Planning tips for public meetings

18 05 2010

Anyone who has planned a public meeting knows the care taken to find an appropriate location and develop a plan for how to set up the room. From way-finding signs and a greeting table to space to sit down to discuss questions and comments, the entire room set-up is designed to facilitate sharing information with participants and answering their questions.

I was reminded of the symbolic power of physical space when I read this article about the closing of the main doors to the Supreme Court building in Washington, D.C. The open doors represented the accessibility of justice to the American people. It sent a message that all are welcome to the judicial process. According to this essayist, closing the doors sends a troubling message. Sometimes decisions made for practical reasons have serious implications for public perceptions.

You may not be dealing with the likes of the Supreme Court, but your attention to careful planning of physical space for meetings makes a difference to the people you are engaging! Here are a few steps I take:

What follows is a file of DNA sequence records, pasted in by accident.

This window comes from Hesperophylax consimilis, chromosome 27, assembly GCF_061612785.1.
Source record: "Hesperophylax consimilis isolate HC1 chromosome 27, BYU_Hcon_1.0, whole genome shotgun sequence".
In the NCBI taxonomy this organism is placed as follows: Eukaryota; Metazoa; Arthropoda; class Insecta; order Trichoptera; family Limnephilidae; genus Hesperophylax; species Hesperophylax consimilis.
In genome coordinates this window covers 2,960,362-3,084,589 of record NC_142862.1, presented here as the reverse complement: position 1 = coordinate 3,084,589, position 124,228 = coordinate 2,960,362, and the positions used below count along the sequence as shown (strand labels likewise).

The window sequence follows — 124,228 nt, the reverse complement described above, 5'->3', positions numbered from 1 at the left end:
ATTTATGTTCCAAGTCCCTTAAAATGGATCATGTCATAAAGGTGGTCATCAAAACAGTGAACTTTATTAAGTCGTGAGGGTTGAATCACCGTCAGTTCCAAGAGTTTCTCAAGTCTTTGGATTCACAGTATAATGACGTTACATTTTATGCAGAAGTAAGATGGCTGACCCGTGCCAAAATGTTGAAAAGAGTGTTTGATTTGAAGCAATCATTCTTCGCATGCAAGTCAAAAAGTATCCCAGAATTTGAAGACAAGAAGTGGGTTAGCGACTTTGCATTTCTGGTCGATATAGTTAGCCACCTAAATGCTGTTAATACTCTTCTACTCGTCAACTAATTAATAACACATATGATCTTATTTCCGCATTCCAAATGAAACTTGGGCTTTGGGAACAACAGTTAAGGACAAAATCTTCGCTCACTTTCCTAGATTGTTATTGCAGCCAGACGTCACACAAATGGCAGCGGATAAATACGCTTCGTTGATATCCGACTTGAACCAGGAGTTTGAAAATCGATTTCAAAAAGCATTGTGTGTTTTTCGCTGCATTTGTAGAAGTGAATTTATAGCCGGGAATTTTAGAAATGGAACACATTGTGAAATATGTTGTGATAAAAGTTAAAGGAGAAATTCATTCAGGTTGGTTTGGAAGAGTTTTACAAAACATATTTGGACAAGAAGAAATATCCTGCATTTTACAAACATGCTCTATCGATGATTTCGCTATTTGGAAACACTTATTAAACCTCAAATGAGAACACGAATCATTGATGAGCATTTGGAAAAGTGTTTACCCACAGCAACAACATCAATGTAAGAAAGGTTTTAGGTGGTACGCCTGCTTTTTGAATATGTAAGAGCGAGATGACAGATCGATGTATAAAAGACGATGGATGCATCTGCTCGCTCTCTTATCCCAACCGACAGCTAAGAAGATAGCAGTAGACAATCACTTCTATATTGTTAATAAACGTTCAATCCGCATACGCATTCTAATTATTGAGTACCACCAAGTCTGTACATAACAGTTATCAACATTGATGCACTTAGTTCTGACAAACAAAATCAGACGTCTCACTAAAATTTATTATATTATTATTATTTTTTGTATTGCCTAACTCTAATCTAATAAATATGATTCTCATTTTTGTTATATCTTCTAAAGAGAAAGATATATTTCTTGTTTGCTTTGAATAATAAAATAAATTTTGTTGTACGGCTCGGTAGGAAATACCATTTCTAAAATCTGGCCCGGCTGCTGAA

• Visit the site, take pictures and draw a map
  • Have an on-site contact you know to call with any questions or concerns
  • Plan how the room will be set up, including what staff will be located where. This will help ensure that you are not over- or under-staffed as well as give each staff person a specific role and responsibility
  • Hold a prep meeting with staff to review the room set-up and responsibilities. Also review the format and content of the meeting so everyone knows the big picture purpose as well as the details being presented
  • Allow plenty of time for set-up as eager stakeholders often start showing up early

What tips do you have for effective meeting planning? Please comment with some “do’s” and “don’ts” for choosing locations and planning room set-up.

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